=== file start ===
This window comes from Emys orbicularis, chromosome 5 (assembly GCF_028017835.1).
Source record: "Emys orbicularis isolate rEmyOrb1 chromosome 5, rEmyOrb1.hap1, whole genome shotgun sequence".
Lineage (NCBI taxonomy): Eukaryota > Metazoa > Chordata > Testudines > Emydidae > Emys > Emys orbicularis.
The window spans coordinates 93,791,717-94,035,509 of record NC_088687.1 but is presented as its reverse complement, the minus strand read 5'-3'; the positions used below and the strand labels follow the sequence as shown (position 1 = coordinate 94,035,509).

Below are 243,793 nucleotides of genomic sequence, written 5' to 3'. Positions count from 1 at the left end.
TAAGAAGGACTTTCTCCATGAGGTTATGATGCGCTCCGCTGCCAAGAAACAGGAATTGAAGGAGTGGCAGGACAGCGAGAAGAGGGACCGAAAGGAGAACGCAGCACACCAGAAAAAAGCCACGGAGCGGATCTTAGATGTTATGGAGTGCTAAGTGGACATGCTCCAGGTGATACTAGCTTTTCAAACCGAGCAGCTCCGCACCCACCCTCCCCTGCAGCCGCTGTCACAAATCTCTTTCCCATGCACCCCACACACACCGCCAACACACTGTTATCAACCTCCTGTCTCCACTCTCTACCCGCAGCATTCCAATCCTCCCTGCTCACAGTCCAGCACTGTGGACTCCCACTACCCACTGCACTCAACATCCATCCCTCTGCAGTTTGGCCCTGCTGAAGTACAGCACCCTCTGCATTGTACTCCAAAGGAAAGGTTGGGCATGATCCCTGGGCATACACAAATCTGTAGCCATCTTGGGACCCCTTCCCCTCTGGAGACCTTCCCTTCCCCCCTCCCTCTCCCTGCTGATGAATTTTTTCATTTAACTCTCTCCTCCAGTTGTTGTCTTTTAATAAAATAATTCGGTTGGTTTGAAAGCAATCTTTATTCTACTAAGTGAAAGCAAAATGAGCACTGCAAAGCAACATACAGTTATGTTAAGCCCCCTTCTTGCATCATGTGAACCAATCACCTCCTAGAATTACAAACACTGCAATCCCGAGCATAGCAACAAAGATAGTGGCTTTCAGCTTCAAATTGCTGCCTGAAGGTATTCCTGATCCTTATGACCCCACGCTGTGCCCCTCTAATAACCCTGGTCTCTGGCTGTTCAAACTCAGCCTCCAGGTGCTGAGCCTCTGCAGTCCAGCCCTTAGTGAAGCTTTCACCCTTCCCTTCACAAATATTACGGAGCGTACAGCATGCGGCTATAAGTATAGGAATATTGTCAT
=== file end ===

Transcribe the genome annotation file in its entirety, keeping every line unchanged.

This window comes from Emys orbicularis, chromosome 5 (assembly GCF_028017835.1).
Source record: "Emys orbicularis isolate rEmyOrb1 chromosome 5, rEmyOrb1.hap1, whole genome shotgun sequence".
Lineage (NCBI taxonomy): Eukaryota > Metazoa > Chordata > Testudines > Emydidae > Emys > Emys orbicularis.
The window spans coordinates 93,791,717-94,035,509 of record NC_088687.1 but is presented as its reverse complement, the minus strand read 5'-3'; the positions used below and the strand labels follow the sequence as shown (position 1 = coordinate 94,035,509).

Below are 243,793 nucleotides of genomic sequence, written 5' to 3'. Positions count from 1 at the left end.
TAAGAAGGACTTTCTCCATGAGGTTATGATGCGCTCCGCTGCCAAGAAACAGGAATTGAAGGAGTGGCAGGACAGCGAGAAGAGGGACCGAAAGGAGAACGCAGCACACCAGAAAAAAGCCACGGAGCGGATCTTAGATGTTATGGAGTGCTAAGTGGACATGCTCCAGGTGATACTAGCTTTTCAAACCGAGCAGCTCCGCACCCACCCTCCCCTGCAGCCGCTGTCACAAATCTCTTTCCCATGCACCCCACACACACCGCCAACACACTGTTATCAACCTCCTGTCTCCACTCTCTACCCGCAGCATTCCAATCCTCCCTGCTCACAGTCCAGCACTGTGGACTCCCACTACCCACTGCACTCAACATCCATCCCTCTGCAGTTTGGCCCTGCTGAAGTACAGCACCCTCTGCATTGTACTCCAAAGGAAAGGTTGGGCATGATCCCTGGGCATACACAAATCTGTAGCCATCTTGGGACCCCTTCCCCTCTGGAGACCTTCCCTTCCCCCCTCCCTCTCCCTGCTGATGAATTTTTTCATTTAACTCTCTCCTCCAGTTGTTGTCTTTTAATAAAATAATTCGGTTGGTTTGAAAGCAATCTTTATTCTACTAAGTGAAAGCAAAATGAGCACTGCAAAGCAACATACAGTTATGTTAAGCCCCCTTCTTGCATCATGTGAACCAATCACCTCCTAGAATTACAAACACTGCAATCCCGAGCATAGCAACAAAGATAGTGGCTTTCAGCTTCAAATTGCTGCCTGAAGGTATTCCTGATCCTTATGACCCCACGCTGTGCCCCTCTAATAACCCTGGTCTCTGGCTGTTCAAACTCAGCCTCCAGGTGCTGAGCCTCTGCAGTCCAGCCCTTAGTGAAGCTTTCACCCTTCCCTTCACAAATATTACGGAGCGTACAGCATGCGGCTATAAGTATAGGAATATTGTCAT